Trucking companies are responsible for hiring and supervising properly licensed, qualified drivers. Under this supervision, truckers are required to adhere to regulations that establish maximum driving and on-duty times. Truckers are supposed to keep accurate, detailed driving logs showing when they are on the road and when they are down. What this means after a trucking accident is a significant amount of investigation. We want to learn everything possible about the truck, including its maintenance history and “black box” data. We also look into the driver’s background, driving record, and log books. Finally, we need to know all facets of the accident itself and may need to consult a reconstruction expert to determine exactly what happened. The principal rules governing trucking carriers and their truckers are the Federal Motor Carrier Safety Regulations.
The Federal Motor Carrier Safety Regulations govern practically every aspect of interstate trucking in an effort to improve safety on the road. Despite these mandatory rules, it is always surprising how many trucking companies and/or independent truck operators still violate same. Even with sophisticated monitoring devices built into trucks, drivers and owners try to “beat the system” and hide their deception. They claim that rising fuel and maintenance costs force them to “cheat.” Sadly, when these rules are not followed, innocent people on the road suffer catastrophic injury and death. These regulations govern: 1) the hiring process and requirements, 2) annual safety reviews for the drivers, 3) inspection and maintenance requirements for the trucks and trailers, 4) the number of hours a driver is allowed to safely drive, 5) alcohol and drug testing, 6) safety equipment and procedures for roadside breakdowns, and 7) how long the trucking company must retain their records.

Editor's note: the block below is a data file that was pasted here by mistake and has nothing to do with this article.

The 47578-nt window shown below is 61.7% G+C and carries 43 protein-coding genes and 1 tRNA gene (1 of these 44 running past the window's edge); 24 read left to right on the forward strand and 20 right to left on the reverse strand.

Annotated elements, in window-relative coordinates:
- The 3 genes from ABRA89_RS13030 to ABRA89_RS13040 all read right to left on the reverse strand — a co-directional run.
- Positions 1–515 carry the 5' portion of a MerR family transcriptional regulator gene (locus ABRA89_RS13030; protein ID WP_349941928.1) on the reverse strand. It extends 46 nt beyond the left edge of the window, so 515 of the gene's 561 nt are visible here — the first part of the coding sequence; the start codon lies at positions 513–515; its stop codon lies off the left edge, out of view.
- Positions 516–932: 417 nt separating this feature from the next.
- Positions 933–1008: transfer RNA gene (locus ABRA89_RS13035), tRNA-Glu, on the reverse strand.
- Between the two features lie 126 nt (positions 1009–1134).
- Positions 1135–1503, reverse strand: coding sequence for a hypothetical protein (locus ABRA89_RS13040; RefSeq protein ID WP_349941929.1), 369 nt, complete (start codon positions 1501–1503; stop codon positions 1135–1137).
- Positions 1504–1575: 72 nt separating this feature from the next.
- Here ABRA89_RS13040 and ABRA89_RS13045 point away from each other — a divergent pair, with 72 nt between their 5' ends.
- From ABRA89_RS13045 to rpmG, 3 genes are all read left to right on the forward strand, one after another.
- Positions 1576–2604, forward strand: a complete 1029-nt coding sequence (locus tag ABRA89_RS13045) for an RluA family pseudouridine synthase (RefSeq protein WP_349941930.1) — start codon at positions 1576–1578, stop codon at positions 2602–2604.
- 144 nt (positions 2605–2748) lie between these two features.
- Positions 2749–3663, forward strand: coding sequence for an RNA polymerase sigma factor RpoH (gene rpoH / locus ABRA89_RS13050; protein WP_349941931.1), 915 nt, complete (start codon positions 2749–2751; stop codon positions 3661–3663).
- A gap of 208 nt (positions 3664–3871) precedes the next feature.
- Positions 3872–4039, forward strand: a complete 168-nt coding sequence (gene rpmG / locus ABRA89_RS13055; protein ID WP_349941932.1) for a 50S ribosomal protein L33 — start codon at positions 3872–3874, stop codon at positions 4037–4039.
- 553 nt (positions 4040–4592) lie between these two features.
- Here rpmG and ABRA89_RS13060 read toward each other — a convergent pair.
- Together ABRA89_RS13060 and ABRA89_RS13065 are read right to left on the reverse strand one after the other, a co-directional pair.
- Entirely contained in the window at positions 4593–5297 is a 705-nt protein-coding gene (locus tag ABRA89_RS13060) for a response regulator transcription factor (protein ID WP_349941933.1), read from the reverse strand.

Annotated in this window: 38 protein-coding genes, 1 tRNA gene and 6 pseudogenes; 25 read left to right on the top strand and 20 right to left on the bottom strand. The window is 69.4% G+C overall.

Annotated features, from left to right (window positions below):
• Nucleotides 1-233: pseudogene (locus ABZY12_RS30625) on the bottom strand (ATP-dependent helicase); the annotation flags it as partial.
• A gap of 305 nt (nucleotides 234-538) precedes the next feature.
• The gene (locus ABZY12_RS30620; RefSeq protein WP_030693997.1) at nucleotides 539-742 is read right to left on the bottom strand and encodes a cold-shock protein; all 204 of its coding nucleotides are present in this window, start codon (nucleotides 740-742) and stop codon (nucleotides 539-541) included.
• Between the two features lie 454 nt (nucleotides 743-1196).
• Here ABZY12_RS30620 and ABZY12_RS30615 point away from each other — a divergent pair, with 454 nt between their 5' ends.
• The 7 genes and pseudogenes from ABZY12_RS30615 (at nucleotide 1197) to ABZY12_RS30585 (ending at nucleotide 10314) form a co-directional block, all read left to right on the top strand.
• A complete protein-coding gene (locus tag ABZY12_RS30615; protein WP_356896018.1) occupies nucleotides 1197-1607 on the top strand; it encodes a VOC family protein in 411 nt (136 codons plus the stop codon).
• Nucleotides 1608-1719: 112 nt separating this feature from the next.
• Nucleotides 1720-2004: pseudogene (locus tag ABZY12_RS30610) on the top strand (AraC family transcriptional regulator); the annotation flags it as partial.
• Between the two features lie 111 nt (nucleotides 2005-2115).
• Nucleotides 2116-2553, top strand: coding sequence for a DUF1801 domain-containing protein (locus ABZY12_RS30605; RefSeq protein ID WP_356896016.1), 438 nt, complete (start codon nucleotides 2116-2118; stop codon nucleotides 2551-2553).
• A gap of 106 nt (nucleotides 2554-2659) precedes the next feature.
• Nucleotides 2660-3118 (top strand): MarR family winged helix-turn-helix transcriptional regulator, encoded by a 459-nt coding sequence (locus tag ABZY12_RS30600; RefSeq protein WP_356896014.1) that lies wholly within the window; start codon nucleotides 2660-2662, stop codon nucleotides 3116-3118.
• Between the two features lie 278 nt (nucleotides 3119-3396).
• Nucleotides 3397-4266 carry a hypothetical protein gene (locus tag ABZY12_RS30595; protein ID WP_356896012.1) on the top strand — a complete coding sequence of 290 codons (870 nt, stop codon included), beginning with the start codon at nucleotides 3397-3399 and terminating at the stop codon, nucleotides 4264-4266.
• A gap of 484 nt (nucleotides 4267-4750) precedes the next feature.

I. The Hiring Process:
Section 391.21 mandates trucking companies to maintain a “driver qualification” file. As part of that file, they are required to review and document an applicant’s:
a) prior driver’s licenses;
b) prior experience;
c) all accidents during the prior three years and any injuries caused;
d) all traffic tickets for the past 3 years;
e) all prior license suspension(s);
f) all prior employers for the prior 3 years and reason for leaving.
Trucking companies are required to send out faxes to prior employers to confirm whether the applicant driver had any safety or substance abuse issues. Smaller trucking companies often ignore these safety requirements out of ignorance or cost considerations. The result is unsafe truck drivers on the road. Trucking companies are also required to send a request to the department of motor vehicles for a 3 year driving record, and this request is supposed to be updated every year on the hiring date anniversary. But again, many carriers simply do not maintain or check these records. Finally, all trucking companies are required to provide a medical examination to make sure drivers do not have any medical condition which would make them dangerous on the road. Heart conditions, prior seizure activity, or eye conditions are some of the specific areas tested. But again, with rising operating costs and narrower profit margins, even these mandates are being eliminated despite the consequences.